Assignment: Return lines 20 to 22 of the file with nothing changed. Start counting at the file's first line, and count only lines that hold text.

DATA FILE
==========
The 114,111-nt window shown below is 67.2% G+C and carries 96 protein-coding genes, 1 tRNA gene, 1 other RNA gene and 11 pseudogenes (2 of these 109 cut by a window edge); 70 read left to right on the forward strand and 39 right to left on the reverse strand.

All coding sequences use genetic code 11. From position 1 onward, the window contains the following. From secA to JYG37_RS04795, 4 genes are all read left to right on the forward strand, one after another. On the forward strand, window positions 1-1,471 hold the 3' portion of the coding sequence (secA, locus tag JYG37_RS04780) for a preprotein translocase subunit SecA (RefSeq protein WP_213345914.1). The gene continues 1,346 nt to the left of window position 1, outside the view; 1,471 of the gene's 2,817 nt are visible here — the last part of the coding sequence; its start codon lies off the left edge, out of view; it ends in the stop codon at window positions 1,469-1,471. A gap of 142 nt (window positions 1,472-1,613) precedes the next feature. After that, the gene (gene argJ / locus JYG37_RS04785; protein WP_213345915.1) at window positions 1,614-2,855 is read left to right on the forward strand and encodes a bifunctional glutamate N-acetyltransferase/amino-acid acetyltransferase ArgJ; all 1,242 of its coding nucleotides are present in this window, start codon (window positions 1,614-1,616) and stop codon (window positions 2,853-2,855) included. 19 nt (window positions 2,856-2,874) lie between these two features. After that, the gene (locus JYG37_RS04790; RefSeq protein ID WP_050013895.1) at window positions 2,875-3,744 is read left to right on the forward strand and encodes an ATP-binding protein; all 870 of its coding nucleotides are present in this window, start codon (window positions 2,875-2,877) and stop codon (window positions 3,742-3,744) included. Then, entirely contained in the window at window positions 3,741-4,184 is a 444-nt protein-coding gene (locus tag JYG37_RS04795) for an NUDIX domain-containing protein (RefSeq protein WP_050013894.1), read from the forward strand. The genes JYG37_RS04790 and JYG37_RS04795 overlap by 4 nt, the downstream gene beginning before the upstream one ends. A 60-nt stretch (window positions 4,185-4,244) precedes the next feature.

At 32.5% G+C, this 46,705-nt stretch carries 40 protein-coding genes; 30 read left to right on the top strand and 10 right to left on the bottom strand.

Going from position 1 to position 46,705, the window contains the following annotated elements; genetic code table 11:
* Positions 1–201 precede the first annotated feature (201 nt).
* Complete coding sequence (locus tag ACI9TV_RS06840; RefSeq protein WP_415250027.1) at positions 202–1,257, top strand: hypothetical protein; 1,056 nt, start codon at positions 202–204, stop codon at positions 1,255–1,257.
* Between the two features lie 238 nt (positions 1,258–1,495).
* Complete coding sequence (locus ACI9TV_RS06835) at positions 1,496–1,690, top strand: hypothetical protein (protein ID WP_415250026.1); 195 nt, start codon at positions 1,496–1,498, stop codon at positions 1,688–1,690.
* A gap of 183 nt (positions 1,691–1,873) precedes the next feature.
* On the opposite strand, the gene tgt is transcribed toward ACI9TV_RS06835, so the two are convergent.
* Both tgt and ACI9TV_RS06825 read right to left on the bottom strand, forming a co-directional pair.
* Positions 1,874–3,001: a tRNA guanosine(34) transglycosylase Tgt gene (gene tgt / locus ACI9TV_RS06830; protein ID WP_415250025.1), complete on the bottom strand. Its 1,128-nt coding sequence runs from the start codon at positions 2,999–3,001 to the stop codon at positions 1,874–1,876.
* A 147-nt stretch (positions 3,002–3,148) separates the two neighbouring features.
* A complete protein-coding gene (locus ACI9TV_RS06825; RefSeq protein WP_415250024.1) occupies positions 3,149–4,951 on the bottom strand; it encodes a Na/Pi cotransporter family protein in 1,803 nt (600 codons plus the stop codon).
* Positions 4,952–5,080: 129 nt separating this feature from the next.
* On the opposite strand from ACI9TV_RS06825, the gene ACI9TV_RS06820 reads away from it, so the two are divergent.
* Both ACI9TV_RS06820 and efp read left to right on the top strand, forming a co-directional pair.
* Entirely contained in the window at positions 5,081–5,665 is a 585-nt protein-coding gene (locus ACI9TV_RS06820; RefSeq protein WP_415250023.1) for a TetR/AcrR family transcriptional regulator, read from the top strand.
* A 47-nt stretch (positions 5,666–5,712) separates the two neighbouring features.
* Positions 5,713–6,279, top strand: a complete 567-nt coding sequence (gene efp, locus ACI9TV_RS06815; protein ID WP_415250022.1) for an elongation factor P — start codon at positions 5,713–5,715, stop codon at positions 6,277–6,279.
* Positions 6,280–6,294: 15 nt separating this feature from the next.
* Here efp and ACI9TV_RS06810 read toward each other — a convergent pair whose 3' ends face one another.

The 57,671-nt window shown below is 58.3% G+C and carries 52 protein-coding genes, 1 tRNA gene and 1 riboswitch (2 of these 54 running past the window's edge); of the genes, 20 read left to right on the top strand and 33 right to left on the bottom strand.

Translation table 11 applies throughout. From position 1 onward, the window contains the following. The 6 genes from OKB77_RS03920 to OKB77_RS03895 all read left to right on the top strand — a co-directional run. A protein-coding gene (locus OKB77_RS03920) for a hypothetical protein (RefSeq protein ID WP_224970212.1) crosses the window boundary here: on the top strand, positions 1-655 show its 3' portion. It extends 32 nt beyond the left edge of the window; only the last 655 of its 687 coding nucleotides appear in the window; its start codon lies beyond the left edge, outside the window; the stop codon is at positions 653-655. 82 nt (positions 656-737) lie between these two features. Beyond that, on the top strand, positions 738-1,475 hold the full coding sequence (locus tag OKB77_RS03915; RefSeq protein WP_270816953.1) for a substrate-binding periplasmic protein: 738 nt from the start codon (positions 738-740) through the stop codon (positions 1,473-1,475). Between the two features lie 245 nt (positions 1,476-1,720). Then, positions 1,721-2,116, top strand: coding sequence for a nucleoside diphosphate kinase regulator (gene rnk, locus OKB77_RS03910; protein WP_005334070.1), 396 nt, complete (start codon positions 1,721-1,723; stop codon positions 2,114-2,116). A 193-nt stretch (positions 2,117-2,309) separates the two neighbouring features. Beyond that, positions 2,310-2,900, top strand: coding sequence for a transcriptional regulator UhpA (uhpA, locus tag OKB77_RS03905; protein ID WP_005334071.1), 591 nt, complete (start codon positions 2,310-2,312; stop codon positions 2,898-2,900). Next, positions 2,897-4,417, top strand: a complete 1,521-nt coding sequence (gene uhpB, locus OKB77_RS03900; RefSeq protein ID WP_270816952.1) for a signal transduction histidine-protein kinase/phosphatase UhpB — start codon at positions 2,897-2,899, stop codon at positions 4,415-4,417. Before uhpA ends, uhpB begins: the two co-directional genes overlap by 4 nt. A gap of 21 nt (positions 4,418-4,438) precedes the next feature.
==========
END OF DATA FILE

* Positions 5,713–6,279, top strand: a complete 567-nt coding sequence (gene efp, locus ACI9TV_RS06815; protein ID WP_415250022.1) for an elongation factor P — start codon at positions 5,713–5,715, stop codon at positions 6,277–6,279.
* Positions 6,280–6,294: 15 nt separating this feature from the next.
* Here efp and ACI9TV_RS06810 read toward each other — a convergent pair whose 3' ends face one another.